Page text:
LARGO — Commissioners gave initial approval Dec. 15 to new rules that officials say could help the city crack down on nuisance animals.
Code Enforcement Manager Tracey Schofield said that some parts of the chapter of the city’s code of ordinances dealing with animals haven’t been updated since the 1970s, so it was due to get another look.
One of those sections deals with the keeping of backyard chickens. And some residents will be happy to learn that roosters are now banned.
Schofield said the city doesn’t get a lot of complaints about chickens, but when it does, it’s almost always about roosters making too much noise. While the city has frowned upon having backyard roosters, the code did not explicitly ban them.
The changes also increase the limit of backyard hens residents can keep to 12.
“A lot of people are raising chickens for meat and eggs and we thought that was appropriate to go ahead and increase that number so those folks could do that,” he said.
According to the code, coops must be kept in the back yard and be maintained. Also, chickens are not allowed at a duplex, triplex, townhomes, multifamily properties, or apartments.
Another section that was updated refers to nuisance animals, and Schofield said the changes give the section a little more teeth.
Because of a recent case involving a homeowner with dozens of birds, the city thought the ordinance needed to be stronger, he said.
Some of the changes make it unlawful to keep an animal that:
• barks, whines, howls or makes other noises so as to create a public nuisance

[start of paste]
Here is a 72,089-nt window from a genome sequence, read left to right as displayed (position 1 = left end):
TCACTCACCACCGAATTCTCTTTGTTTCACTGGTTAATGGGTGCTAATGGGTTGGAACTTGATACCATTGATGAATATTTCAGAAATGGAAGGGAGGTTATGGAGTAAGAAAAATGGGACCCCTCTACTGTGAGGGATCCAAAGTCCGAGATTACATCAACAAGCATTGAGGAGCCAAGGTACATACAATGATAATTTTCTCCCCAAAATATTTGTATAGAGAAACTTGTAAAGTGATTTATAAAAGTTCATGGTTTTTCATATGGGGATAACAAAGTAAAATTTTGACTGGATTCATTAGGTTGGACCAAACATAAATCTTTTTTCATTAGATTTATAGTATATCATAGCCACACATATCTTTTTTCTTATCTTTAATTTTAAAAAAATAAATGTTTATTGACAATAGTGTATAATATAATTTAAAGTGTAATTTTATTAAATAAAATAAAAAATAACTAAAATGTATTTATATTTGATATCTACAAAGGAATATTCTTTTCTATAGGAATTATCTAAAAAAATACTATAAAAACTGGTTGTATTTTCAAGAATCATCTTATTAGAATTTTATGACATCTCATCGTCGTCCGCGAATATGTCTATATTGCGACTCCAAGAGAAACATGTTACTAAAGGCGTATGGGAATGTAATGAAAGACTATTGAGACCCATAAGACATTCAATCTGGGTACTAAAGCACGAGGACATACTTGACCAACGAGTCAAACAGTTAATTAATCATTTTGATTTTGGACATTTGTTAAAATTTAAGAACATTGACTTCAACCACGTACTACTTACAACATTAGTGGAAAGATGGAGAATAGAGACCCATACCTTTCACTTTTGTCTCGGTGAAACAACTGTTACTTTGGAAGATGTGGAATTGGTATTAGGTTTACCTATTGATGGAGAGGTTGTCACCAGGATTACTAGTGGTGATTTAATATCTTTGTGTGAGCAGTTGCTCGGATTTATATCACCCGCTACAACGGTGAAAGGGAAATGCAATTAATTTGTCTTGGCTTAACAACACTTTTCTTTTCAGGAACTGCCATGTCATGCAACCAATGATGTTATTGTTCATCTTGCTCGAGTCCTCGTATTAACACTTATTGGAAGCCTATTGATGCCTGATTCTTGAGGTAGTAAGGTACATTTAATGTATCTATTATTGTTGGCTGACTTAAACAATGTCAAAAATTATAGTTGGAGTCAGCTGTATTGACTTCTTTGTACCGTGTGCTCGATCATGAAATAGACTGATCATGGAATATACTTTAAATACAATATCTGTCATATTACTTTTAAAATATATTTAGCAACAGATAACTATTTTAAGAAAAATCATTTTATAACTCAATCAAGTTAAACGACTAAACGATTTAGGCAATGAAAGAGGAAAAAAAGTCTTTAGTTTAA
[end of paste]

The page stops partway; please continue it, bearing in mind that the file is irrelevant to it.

• chases vehicles, bikes, or people in a manner that could cause injury
• causes fouling of the air by odor, defecates on the property of another, or is offensive or dangerous to the public health
Schofield said he doesn’t expect the changes to increase the number of complaints the city receives, but they could help with some of them.
“If somebody’s got a dog that whines and barks all day long because they leave and go to work and it’s disturbing the neighbors who work at night and are trying to sleep, now we have a better tool to help them,” he said.
One more notable change to the section states that dogs must now be on leashes at parks unless at a dog park.
Schofield said the language in the code was vague before and that most times Parks and Recreation employees likely deal with any complaints on site before it reaches code officers.
“We felt that it was appropriate that if they’re in a city park, unless they are in a designated dog park area or the dog runs that some of the parks have in the city, that they need to be on a leash,” he said. “They need to be under control.”
Commissioners unanimously voted to approve the changes on first reading and a second and final public hearing will be held Tuesday, Jan. 19.